CRTC Issues Important Decision On Canadian Ownership And Control
On October 29, 2009, the Canadian Radio-television and Telecommunications Commission (CRTC) issued its decision respecting the eligibility of Globalive Wireless Management Corp. (Globalive) to operate as a telecommunications common carrier in Canada. Globalive was a successful bidder in Industry Canada's 2008 Advanced Wireless Spectrum (AWS) auction, and had announced plans to launch its wireless service in the next quarter.
In a landmark ruling (Telecom Decision CRTC 2009-678, Review of Globalive Wireless Management Corp. under the Canadian Ownership and Control Regime), the CRTC has determined that Globalive's ownership structure is not compliant with the Canadian ownership and control provisions of the Telecommunications Act and related Canadian Telecommunications Common Carriers Regulations. This means that unless and until Globalive significantly restructures its financial, corporate governance and other arrangements with its principal foreign investor, it will not be eligible to operate as a public mobile wireless carrier in Canada, as the latest competitor to Bell, Rogers and Telus.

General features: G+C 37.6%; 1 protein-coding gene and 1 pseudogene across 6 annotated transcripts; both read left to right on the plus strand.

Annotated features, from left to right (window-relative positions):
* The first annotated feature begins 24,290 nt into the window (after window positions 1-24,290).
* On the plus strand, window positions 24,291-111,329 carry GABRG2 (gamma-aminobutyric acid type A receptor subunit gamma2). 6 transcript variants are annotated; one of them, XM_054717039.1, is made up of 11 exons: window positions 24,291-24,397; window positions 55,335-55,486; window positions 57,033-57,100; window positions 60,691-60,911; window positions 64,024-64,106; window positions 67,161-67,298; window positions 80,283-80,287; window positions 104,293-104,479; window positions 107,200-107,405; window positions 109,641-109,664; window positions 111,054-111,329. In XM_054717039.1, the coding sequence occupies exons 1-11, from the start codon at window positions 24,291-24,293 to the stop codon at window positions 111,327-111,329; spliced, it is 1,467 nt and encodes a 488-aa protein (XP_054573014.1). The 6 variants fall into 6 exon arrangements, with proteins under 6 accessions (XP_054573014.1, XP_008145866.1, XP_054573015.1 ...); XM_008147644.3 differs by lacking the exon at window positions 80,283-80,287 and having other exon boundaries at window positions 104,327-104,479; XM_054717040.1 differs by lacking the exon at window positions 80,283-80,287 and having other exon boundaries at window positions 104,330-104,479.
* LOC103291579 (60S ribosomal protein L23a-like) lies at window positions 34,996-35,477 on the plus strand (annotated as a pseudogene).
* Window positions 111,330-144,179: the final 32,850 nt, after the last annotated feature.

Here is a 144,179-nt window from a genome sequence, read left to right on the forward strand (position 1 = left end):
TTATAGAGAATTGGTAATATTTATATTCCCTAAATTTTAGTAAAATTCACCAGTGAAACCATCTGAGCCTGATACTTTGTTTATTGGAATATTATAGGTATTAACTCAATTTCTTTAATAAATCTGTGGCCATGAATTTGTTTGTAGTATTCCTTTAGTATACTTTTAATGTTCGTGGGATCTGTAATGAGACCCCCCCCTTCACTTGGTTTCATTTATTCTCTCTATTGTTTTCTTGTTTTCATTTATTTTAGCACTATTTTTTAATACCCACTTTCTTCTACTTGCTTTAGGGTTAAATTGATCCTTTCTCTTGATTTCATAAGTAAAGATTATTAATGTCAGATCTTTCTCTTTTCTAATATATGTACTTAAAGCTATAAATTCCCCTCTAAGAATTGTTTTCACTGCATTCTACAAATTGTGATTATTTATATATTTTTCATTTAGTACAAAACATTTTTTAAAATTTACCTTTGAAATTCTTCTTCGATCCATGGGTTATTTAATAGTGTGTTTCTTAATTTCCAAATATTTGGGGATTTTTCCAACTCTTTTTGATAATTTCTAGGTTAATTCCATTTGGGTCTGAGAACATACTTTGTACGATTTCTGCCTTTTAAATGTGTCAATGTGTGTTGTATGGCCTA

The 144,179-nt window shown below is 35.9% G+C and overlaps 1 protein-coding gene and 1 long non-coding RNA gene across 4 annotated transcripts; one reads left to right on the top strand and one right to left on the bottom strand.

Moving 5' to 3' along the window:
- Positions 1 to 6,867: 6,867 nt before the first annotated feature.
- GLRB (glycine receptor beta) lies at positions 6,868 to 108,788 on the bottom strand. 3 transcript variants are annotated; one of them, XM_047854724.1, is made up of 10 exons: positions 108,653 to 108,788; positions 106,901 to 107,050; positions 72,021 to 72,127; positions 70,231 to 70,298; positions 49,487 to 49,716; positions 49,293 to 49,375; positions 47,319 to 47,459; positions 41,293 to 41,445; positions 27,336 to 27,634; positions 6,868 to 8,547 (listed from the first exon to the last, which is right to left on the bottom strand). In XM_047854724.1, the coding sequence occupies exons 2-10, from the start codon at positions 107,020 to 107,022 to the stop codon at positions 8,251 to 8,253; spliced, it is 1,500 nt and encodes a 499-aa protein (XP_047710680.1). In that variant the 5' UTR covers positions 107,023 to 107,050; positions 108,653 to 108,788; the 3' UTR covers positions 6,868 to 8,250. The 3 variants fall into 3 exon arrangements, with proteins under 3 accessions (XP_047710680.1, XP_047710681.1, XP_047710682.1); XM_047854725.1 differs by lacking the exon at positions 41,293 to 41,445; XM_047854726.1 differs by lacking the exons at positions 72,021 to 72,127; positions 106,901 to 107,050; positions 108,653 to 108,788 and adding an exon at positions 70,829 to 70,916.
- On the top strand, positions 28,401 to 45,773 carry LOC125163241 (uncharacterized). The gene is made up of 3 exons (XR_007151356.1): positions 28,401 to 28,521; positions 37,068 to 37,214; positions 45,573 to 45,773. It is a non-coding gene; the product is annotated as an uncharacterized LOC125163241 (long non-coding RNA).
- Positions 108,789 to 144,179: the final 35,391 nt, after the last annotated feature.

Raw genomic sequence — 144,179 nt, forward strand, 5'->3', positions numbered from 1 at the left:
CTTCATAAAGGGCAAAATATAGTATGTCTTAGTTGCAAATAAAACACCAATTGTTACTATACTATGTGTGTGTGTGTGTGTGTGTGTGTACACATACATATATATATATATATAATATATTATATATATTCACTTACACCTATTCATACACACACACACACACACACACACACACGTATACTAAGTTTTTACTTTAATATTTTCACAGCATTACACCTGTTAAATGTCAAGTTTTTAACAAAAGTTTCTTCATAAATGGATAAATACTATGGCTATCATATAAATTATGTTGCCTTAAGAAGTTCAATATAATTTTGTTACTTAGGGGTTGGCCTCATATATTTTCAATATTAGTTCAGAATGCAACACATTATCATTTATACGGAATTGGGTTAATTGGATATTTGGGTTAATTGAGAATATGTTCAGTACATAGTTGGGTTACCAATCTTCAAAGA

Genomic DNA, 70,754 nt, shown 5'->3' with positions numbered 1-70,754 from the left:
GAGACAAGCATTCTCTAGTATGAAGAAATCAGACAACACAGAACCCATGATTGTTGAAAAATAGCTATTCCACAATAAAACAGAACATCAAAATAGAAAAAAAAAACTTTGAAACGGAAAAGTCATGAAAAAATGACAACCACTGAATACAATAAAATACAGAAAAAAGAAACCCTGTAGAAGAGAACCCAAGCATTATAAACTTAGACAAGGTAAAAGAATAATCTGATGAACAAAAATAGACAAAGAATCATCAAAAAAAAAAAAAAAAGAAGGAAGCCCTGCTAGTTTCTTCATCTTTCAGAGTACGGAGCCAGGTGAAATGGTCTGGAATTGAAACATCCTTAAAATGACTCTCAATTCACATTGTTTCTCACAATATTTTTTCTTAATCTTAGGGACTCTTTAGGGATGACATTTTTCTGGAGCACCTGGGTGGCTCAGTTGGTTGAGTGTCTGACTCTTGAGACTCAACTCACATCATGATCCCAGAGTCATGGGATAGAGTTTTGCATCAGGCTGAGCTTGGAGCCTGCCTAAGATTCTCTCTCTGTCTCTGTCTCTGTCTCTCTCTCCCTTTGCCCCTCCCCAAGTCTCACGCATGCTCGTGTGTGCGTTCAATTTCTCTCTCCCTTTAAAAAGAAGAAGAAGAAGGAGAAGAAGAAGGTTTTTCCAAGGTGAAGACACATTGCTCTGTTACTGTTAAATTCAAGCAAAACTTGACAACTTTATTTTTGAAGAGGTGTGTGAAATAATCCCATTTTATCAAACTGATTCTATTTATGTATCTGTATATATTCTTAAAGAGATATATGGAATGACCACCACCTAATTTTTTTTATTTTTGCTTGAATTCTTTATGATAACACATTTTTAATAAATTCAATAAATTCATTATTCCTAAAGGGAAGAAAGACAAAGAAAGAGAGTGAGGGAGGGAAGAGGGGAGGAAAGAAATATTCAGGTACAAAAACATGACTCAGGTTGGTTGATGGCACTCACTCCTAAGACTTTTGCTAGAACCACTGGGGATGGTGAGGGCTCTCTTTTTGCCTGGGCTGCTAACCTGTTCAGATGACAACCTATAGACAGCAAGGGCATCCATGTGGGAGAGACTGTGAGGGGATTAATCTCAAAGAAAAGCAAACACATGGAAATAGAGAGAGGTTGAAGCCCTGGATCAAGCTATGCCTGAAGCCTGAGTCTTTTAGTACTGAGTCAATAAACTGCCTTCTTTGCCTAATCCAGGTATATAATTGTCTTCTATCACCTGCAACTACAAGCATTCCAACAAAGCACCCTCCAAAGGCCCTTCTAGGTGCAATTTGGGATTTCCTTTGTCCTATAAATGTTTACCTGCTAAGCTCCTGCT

This decision is an important one for a number of reasons.